Duke Ejiofor was drafted with the third pick in the sixth round in the NFL Draft by the Houston Texans. A defensive end out of Wake Forest, Ejiofor was a projected third or fourth round pick and nonetheless fell down draft boards until Texans snagged him at the 177th overall pick.
Duke Ejiofor is descended from Nigerian royalty, hence why is his first name is Duke, as his parents emigrated from the African nation and stayed in Houston after attending college at Texas Southern. But being a Houston native is just one of the many reasons why Texans general manger Brian Gaine made the decision to draft him.
With the Demon Deacons, Ejiofor racked up an impressive 17.5 sacks, 93 tackles, and two forced fumbles over his junior and senior seasons. These impressive totals led to him garnering third-team All-ACC honors his junior year. And after finishing his college career in 2017, many NFL scouts had put Ejiofor high on their draft boards.
The reasons Ejiofor was so successful in college were because of his closing speed, spin moves, and deadly hand work. The typical process he would go through is possibly use a stutter step, initiate contact with his violent and efficient hand work where he will slap down the lineman’s hands, which was followed by either a spin move or directly moving the lineman out of the way while he rushes at the quarterback. This process is what every rusher goes through, but Ejiofor has so many different moves (almost all of which are efficient) that it separates him from the rest of the pack.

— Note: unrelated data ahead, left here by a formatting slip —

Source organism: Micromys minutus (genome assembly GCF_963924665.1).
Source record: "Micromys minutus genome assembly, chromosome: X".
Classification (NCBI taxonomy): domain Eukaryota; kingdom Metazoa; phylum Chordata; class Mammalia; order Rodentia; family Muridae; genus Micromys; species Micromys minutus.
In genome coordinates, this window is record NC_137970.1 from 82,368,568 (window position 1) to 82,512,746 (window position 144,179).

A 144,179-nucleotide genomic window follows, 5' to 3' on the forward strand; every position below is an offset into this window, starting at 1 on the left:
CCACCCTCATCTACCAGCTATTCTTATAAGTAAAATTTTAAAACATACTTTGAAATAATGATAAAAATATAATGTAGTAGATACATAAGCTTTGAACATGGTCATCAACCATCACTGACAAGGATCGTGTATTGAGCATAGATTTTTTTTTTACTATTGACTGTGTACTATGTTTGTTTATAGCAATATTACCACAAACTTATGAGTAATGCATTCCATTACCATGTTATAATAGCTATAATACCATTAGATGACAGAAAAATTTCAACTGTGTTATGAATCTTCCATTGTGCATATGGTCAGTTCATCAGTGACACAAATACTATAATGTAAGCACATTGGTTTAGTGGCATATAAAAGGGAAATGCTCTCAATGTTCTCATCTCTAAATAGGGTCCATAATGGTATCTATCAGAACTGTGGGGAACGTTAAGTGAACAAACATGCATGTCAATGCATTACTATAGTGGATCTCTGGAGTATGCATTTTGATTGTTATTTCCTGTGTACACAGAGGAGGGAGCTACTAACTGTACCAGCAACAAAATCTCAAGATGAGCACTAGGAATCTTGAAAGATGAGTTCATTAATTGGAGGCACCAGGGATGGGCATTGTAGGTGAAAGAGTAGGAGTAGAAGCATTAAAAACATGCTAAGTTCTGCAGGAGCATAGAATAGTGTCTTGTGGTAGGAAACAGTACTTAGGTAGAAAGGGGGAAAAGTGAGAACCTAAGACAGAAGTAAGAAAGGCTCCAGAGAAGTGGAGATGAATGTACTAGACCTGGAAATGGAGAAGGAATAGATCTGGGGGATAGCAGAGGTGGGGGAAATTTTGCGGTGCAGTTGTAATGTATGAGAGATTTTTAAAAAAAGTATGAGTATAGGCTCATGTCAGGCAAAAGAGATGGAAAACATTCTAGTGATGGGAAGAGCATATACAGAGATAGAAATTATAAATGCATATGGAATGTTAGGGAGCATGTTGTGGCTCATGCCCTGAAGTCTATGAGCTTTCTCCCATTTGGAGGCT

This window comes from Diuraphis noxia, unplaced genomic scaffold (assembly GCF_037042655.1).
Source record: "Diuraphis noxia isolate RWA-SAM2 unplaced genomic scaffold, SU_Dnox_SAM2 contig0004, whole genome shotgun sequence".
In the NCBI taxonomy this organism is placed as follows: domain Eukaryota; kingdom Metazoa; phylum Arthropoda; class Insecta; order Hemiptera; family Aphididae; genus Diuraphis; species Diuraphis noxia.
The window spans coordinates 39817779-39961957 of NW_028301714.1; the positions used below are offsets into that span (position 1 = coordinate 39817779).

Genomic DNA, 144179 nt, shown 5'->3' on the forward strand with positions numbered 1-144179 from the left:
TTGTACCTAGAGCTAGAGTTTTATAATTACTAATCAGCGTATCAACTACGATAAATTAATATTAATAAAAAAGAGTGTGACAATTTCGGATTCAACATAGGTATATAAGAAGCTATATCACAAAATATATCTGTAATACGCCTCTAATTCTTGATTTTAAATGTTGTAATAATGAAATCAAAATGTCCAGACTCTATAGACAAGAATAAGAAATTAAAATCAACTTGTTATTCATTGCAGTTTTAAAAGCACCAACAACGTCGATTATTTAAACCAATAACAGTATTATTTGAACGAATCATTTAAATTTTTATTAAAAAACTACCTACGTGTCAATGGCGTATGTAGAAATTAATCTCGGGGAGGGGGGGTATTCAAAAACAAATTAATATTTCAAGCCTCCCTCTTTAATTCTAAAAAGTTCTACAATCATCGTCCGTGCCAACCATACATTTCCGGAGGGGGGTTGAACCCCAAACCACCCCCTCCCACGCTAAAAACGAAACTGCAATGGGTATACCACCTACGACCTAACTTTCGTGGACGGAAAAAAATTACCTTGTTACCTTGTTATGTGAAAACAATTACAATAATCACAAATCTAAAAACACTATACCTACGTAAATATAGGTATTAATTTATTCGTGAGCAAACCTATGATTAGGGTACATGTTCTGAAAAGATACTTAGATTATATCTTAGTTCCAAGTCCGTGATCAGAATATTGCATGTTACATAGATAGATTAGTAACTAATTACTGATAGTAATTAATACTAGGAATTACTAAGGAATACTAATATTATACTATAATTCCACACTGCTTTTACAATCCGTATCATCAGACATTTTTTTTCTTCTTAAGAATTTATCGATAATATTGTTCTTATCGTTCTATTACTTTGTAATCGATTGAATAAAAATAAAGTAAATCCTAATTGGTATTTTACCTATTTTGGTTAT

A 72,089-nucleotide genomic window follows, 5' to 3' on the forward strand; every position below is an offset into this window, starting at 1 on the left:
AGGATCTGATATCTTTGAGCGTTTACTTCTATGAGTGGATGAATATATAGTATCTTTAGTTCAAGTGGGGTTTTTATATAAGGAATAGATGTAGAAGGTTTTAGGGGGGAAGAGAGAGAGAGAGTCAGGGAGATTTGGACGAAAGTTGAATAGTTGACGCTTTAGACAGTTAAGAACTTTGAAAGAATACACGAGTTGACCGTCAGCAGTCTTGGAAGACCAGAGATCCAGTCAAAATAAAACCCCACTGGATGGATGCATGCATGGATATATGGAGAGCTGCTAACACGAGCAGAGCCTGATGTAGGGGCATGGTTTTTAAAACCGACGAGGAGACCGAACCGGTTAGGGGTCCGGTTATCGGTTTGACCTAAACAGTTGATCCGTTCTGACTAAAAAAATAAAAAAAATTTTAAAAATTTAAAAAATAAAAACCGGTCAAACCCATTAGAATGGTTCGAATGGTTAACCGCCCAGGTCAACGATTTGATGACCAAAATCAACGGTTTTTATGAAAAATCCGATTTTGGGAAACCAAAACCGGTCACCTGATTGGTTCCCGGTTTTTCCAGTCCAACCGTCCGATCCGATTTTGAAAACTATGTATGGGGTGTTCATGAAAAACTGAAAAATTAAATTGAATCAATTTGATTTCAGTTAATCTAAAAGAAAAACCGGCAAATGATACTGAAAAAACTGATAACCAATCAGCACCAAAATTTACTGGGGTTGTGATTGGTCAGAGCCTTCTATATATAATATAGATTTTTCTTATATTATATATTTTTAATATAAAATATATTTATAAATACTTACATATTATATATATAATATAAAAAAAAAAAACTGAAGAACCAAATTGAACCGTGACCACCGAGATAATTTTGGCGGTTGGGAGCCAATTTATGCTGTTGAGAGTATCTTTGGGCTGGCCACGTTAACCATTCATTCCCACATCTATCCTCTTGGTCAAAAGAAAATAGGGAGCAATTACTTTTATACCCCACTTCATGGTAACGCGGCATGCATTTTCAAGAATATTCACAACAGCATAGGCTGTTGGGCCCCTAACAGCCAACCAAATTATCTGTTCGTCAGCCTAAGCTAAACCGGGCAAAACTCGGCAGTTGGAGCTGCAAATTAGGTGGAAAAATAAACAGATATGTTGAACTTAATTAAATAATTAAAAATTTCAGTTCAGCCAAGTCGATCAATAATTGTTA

This deadly hand work makes him particularly dangerous when you consider his 34 7/8 inch arms, which allows him to engage lineman first. He is also very strong: bench pressing 470 pounds, squatting 550 pounds, and power cleaning 342 pounds. And all of these measurables are particularly exceptional when you consider that his 6’3″, 264 pound frame is still continuing to grow.
But it isn’t just his large frame and efficient moves that make Ejiofor success, as he studiously examines game tape.”I spend a lot of time in the film room watching my opponent and studying how they set and how they react to different types of speed rushes or bull rushes,” Ejiofor said in a phone interview with ESPN. “So I’m and basically just seeing what I’m going to do in games and putting that into work in games.”
Although he does lack speed, oftentimes lacks hip movements and can’t change direction, and has suffered multiple injuries in college, the upside for Ejiofor is tremendous. His arsenal of moves, growing frame, and outstanding preparation point to a player who could end up being a major contributor to a defensive line that already has legendary talents like J.J. Watt and Jadeveon Clowney.
IM STAYING HOME! LETS GO! CALL GOD! https://t.co/nBbRsX4FSR
— Duke Ejiofor (@Duke_E_Duke) April 28, 2018